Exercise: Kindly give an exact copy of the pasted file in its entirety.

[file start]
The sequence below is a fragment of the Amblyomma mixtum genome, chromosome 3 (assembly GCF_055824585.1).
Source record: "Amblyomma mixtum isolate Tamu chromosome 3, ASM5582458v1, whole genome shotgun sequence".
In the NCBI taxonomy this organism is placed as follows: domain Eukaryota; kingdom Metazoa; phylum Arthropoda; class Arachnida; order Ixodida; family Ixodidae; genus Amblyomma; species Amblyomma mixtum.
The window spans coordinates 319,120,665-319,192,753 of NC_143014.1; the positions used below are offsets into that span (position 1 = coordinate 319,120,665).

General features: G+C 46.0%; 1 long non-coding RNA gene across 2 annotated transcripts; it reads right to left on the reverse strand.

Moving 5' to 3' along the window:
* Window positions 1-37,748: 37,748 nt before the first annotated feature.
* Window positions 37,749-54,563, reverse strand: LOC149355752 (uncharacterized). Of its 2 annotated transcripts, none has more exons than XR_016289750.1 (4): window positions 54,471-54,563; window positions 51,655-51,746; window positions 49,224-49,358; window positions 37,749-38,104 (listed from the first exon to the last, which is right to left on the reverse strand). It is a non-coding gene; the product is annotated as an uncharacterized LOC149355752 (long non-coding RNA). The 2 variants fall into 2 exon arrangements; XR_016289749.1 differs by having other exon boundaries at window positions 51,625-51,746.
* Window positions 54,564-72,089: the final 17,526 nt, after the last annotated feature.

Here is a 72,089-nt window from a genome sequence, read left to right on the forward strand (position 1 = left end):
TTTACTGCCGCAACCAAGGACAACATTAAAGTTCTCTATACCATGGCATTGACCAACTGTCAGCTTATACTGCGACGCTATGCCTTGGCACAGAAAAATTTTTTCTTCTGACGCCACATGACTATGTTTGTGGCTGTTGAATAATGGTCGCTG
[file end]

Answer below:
The sequence below is a fragment of the Amblyomma mixtum genome, chromosome 3 (assembly GCF_055824585.1).
Source record: "Amblyomma mixtum isolate Tamu chromosome 3, ASM5582458v1, whole genome shotgun sequence".
In the NCBI taxonomy this organism is placed as follows: domain Eukaryota; kingdom Metazoa; phylum Arthropoda; class Arachnida; order Ixodida; family Ixodidae; genus Amblyomma; species Amblyomma mixtum.
The window spans coordinates 319,120,665-319,192,753 of NC_143014.1; the positions used below are offsets into that span (position 1 = coordinate 319,120,665).

General features: G+C 46.0%; 1 long non-coding RNA gene across 2 annotated transcripts; it reads right to left on the reverse strand.

Moving 5' to 3' along the window:
* Window positions 1-37,748: 37,748 nt before the first annotated feature.
* Window positions 37,749-54,563, reverse strand: LOC149355752 (uncharacterized). Of its 2 annotated transcripts, none has more exons than XR_016289750.1 (4): window positions 54,471-54,563; window positions 51,655-51,746; window positions 49,224-49,358; window positions 37,749-38,104 (listed from the first exon to the last, which is right to left on the reverse strand). It is a non-coding gene; the product is annotated as an uncharacterized LOC149355752 (long non-coding RNA). The 2 variants fall into 2 exon arrangements; XR_016289749.1 differs by having other exon boundaries at window positions 51,625-51,746.
* Window positions 54,564-72,089: the final 17,526 nt, after the last annotated feature.

Here is a 72,089-nt window from a genome sequence, read left to right on the forward strand (position 1 = left end):
TTTACTGCCGCAACCAAGGACAACATTAAAGTTCTCTATACCATGGCATTGACCAACTGTCAGCTTATACTGCGACGCTATGCCTTGGCACAGAAAAATTTTTTCTTCTGACGCCACATGACTATGTTTGTGGCTGTTGAATAATGGTCGCTG